The Intermediaire I qualifiers are: 1. Brentina/McDonald (70.12%); 2. Wonder-ful Walden/Betsy Rebar-Sell (68.89%); 3. Word Perfect/McDonald (68.36%); 4. Impressario/Alicki-Gilchrist (67.34%); 5. Jazzman/Donna Richardson (67.15%); 6. Dinglemanse-Etius/Nancy Smith (67.07%); 7. Jellowa/Susan Jaccoma (67.00%); 8. Sorcerer/Belinda Nairn-Wertman (66.96%); 9. Ascol/Kathleen Raine (66.71%); 10. Ricardo/Jan Ebeling (66.55%); 11. Ijsselmeer/Chelsey Sibley (66.38%); 12. Advantige/Anneliese Vogt-Harber (66.19%); 13. Trond/Linda Oliver (65.10%).

The Intermediaire I championships are the final selection trials for the Pan Am Games.

Talk Show, a successful green conformation hunter, was humanely destroyed after breaking her shoulder in the schooling area at the Devon Horse Show (Pa.) on June 2. She was 5. Talk Show, by Northern Raja, was bred and owned by J.W.Y. Martin Jr., of Glyndon, Md.

“It was just one of those bizarre things,” said Tommy Serio, who rode the brown mare. “We did a typical warm-up with her, which was hardly anything. We decided to jump a vertical for the last jump. She jumped a beautiful jump, and she landed and took a step and limped away. I don’t know what happened. There was no stumble; there was no blunder.”

Talk Show was transported by horse ambulance to the University of Pennsylvania’s New Bolton Center, where veterinarians diagnosed an extensive fracture of the scapula.

“The hardest thing about it is that everybody has worked so hard with her, everybody that had anything to do with her, because she was a harder filly to start,” Serio said. “As a young horse, she was difficult. She was quiet, but she had a little bit of a buck to her. Every once in a while, for no reason, I’d take the flyer, which made us a little bit more determined with her.

“And when she started to turn around and her attitude turned around, she started to become a team player, so everybody felt like, ‘Wow, we finally got this one, what a great horse this one’s going to be.’ So when something like this happened, it was really kind of heartbreaking for everybody.”


Serio sincerely appreciated all the help and support extended by the staff at Devon. “The management there and the people that handled it were great. There was a vet there within three minutes,” Serio said.

Despite not showing in the last class, Talk Show ended up as reserve green conformation hunter champion at Devon. “She won the last class she was ever in,” said Serio, referring to the second class on Tuesday. “She started out looking like she was going to be a winner and she ended up as a winner and that’s the way we’re going to remember her.”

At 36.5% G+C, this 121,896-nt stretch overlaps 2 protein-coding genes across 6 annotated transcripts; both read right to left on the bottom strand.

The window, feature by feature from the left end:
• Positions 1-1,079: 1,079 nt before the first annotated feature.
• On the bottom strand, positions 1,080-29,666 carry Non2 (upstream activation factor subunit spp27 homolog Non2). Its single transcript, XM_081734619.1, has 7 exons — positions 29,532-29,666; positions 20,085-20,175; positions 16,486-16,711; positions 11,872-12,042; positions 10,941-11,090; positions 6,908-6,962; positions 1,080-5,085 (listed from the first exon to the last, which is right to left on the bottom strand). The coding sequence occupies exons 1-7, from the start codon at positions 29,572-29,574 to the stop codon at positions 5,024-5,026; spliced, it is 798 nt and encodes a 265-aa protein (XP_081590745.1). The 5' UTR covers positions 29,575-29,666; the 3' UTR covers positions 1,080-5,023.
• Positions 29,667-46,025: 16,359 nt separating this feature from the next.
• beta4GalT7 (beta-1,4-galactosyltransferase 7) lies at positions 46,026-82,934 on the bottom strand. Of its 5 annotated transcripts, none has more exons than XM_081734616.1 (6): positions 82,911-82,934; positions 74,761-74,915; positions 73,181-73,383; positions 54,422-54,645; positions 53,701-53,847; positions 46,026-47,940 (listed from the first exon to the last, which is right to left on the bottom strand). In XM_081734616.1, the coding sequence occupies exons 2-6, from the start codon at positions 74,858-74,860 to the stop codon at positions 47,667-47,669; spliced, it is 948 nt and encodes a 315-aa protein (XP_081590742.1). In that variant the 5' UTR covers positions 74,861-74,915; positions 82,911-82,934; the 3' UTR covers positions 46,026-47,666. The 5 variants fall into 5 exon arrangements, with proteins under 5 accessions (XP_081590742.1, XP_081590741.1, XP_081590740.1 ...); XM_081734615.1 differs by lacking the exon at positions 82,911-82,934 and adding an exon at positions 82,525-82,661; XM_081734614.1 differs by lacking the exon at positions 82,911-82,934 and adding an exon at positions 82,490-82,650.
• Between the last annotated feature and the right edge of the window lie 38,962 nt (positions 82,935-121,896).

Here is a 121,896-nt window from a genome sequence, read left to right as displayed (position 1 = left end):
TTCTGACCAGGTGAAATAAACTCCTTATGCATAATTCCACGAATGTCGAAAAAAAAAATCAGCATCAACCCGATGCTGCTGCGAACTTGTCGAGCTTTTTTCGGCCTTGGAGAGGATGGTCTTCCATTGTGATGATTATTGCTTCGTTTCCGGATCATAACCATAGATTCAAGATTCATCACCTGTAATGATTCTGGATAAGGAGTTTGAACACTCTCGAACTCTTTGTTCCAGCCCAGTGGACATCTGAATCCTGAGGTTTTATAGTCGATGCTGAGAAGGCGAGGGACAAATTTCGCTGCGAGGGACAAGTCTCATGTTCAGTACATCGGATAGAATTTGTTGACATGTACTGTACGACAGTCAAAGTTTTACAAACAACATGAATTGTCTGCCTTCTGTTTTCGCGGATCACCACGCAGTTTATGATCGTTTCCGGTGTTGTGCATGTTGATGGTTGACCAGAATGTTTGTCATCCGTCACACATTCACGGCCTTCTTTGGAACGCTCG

Armed with a letter-writing campaign and a diplomatic corps of foxhunting authorities, Virginia foxhunters have saved the foxes from shooting and trapping in the prime northern Virginia hunt country.

In April, new hunting laws were proposed that would allow hunting of foxes with guns and allow trapping in counties previously closed to it. On May 6, the Virginia Board of Game and Inland Fisheries unanimously voted to leave the game laws unchanged.

Had the law passed, the shooting of foxes would have been permitted in Loudoun, Fauquier, Clarke, Rappahan-nock, Culpeper, Albemarle and Louisa counties. These counties are home to more than a dozen foxhunts. Trapping is currently allowed in Culpeper, Albemarle and Louisa counties.

Dennis Foster, executive director of the Masters of Foxhounds Association, credited the reversal to the number of foxhunters who rallied against the proposed law. Randy Waterman, the district director of Virginia Foxhound Club’s Northern District, and Coleman Perrin, director of the Southern District, worked with Foster to mobilize the foxhunters.

At stake was not only foxhunting itself, but also the impact mounted foxhunting has on the local economies. Foster noted that strong support came from the town governments of Middle-burg and Warrenton, which issued referendums to ban the shooting of foxes in their jurisdictions.

The eventual silver lining was the opening of positive dialogue between foxhunting interests, gun hunting interests and the Virginia game board, said Foster. The board, which oversees the hunting and management of wild-life in the state, was surprised by the intensity and passion that foxhunters have toward the fox and their sport.

Carson Quarles, chairman of the game board, told the Loudoun Times-Mirror, “Quite honestly, the board was not aware of the magnitude of [mounted] foxhunting. I can speak for the board when I say we have a greater appreciation of the economic impact of the sport in that area.”

The proposal came from gun hunters, who had seen a large fox population while hunting deer and birds. Through the meetings with foxhunters, the game board and gun hunters learned more about the efforts foxhunters put into encouraging a healthy fox population and preserving open space, and the positive affect these conservation efforts have on all wildlife.

Foster noted this threat to hunting was one that didn’t come from the animal rights groups, but from other hunters. “In the final analysis, the shooters and trappers supported us, and showed union of the sporting groups. This was a good example of how the different hunting groups can work together,” he said.